Masoli is an average passer, he can make open throws and occasionally make great throws. Oregon would like to involve tight end Ed Dickson more in the passing game. Dickson is a matchup nightmare with his size (6-foot-5, 243 pounds) and speed. All of Oregon's receivers are tall and fast, but are not as physical as their size would lead one to believe. Jeff Maehl is the Ducks leading receiver with 10 catches for 94 yards. Jamere Holland is second with 6 grabs for 78 yards. Masoli has not thrown a touchdown pass on the season. The Ducks offensive line is young and inexperienced. Combined with an erratic passer who tries to buy time with his feet, sacks are not too difficult to come by. Oregon has given up 4 sacks on the season. Oregon is likely to take a page out of the San Jose State playbook and attack with short, quick passes.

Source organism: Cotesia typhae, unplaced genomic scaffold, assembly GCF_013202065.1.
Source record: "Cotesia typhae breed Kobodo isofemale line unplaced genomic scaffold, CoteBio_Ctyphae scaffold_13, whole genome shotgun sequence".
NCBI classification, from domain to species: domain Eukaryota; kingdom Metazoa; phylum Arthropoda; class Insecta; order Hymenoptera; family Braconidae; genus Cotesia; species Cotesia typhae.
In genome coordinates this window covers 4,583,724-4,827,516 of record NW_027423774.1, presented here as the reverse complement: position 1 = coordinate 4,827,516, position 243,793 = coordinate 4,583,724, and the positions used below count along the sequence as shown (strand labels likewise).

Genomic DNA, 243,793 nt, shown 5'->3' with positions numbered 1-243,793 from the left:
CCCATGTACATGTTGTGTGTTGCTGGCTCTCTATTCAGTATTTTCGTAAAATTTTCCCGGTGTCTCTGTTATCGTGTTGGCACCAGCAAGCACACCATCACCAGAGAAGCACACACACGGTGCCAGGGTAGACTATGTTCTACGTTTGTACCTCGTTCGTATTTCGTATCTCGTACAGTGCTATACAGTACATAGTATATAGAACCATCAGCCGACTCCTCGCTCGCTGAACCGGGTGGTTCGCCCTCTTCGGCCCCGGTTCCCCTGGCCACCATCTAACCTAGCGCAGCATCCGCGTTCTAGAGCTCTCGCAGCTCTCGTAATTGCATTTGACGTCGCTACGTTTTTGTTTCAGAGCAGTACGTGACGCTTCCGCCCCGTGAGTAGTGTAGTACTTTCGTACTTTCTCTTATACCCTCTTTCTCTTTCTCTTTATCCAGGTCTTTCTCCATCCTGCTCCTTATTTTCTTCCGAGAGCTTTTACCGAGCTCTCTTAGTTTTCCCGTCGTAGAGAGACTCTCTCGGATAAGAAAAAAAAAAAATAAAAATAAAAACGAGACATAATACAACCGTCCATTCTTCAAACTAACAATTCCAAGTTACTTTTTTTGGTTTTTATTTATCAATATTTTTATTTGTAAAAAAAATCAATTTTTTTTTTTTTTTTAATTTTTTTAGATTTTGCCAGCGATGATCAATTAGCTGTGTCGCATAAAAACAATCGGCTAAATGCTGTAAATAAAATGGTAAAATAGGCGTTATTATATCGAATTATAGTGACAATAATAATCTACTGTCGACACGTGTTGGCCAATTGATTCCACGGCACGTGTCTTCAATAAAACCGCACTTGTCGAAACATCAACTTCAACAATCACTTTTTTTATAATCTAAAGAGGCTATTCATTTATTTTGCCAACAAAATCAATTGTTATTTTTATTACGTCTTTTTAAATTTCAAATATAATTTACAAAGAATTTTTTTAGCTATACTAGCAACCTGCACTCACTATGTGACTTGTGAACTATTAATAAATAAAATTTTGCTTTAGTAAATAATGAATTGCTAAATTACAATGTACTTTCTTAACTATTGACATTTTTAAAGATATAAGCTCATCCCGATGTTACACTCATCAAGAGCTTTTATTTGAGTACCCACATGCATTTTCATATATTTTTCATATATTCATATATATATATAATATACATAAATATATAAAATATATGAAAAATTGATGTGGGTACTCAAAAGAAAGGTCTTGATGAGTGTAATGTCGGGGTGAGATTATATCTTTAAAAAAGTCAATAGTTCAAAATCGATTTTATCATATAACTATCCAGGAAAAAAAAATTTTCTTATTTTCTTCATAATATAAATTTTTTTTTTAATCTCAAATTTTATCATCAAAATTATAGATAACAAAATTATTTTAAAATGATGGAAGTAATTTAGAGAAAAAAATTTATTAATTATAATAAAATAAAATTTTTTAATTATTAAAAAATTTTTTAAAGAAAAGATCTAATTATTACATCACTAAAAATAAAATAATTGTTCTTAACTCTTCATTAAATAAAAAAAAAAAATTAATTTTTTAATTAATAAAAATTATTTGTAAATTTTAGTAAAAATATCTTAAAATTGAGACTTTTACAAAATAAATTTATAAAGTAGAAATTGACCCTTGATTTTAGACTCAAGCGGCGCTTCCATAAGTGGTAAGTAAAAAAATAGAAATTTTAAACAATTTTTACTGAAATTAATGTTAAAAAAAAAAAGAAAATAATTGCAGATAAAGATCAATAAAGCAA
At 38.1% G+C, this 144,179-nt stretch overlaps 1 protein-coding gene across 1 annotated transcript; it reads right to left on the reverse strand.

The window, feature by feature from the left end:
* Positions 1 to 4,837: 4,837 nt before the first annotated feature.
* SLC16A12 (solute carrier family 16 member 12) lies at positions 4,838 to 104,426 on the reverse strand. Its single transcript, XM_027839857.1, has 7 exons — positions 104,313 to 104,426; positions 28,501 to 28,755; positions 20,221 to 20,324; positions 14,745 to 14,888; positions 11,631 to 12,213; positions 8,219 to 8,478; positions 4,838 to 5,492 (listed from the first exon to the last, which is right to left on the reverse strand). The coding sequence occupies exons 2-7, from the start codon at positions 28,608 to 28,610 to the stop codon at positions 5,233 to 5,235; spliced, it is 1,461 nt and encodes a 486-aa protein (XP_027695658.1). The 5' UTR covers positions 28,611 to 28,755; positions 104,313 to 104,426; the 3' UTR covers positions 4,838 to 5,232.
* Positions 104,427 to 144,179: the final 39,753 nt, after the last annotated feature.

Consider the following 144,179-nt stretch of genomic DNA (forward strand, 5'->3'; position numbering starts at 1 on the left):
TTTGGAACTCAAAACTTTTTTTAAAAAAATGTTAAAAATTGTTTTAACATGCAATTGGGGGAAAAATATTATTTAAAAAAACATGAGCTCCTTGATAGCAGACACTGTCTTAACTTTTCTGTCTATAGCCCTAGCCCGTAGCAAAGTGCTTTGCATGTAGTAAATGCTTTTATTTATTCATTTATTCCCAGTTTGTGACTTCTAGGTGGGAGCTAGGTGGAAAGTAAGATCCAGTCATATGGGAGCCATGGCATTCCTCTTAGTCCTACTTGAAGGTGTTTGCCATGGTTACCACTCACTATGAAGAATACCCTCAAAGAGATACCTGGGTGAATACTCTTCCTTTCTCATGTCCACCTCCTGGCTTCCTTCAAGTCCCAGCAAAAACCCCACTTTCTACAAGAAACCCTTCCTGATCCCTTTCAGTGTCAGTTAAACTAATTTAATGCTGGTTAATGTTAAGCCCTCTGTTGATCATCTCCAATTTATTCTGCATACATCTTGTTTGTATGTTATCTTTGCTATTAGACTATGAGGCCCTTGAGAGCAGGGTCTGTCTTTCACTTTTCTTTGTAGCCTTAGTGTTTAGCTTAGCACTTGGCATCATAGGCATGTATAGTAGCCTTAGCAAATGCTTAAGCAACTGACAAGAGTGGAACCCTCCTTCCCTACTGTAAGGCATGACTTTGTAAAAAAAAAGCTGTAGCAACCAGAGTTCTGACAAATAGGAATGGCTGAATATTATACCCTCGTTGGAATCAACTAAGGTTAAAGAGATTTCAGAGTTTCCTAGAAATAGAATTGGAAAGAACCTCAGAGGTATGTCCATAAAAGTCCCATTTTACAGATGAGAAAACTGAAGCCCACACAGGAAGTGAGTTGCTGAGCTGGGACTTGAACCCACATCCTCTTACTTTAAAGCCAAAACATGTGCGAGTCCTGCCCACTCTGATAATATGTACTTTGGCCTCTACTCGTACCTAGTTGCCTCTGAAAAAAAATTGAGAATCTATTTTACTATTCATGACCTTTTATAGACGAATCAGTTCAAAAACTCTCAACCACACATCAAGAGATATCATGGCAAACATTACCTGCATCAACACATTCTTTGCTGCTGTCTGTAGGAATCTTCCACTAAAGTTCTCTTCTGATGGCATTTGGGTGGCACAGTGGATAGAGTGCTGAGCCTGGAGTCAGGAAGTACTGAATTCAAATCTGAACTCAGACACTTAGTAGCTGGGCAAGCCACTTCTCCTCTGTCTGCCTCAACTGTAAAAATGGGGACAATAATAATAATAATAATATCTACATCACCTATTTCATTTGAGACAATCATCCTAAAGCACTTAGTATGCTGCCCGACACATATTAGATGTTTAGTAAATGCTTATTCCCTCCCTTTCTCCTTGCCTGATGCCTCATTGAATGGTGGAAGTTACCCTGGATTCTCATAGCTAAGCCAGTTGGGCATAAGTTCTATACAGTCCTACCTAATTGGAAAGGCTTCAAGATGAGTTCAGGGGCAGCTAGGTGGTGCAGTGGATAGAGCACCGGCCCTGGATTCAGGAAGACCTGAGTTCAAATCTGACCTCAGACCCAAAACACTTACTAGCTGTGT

Utah's pass defense struggle mightily against San Jose State. Utah gave up 242 passing yards to a career backup and were flagged for pass interference on several occasions. R.J. Stanford had the most problems in pass coverage, but he was not alone. Robert Johnson dropped an interception while fellow corners Brandon Burton and Justin Jones each gave up big plays in the passing game. Utah's corners need to tighten up and play better, especially on the line of scrimmage to give the pass rush time to get in Masoli's face.
EDGE:

Special Teams
After a solid start in the season opener, Utah's kicking game took a turn for the worse against San Jose State. Ben Vroman missed three field goals and was replaced by walk-on kicker Joe Phillips. "After the Utah State game, we all kind of relaxed a little bit," student coach Louie Sakoda said. "We got a little complacent. Joe, ever since he has been here he has been kicking great. He's got a strong leg and he was highly praised coming out of junior college." Phillips is likely to be Utah's place kicker against Oregon with Vroman handling kickoffs. Sean Sellwood has been a solid punter but could do better at keeping punts out of the endzone. The return game is solid with Luke Matthews returning punts and David Reed[db] returning kicks.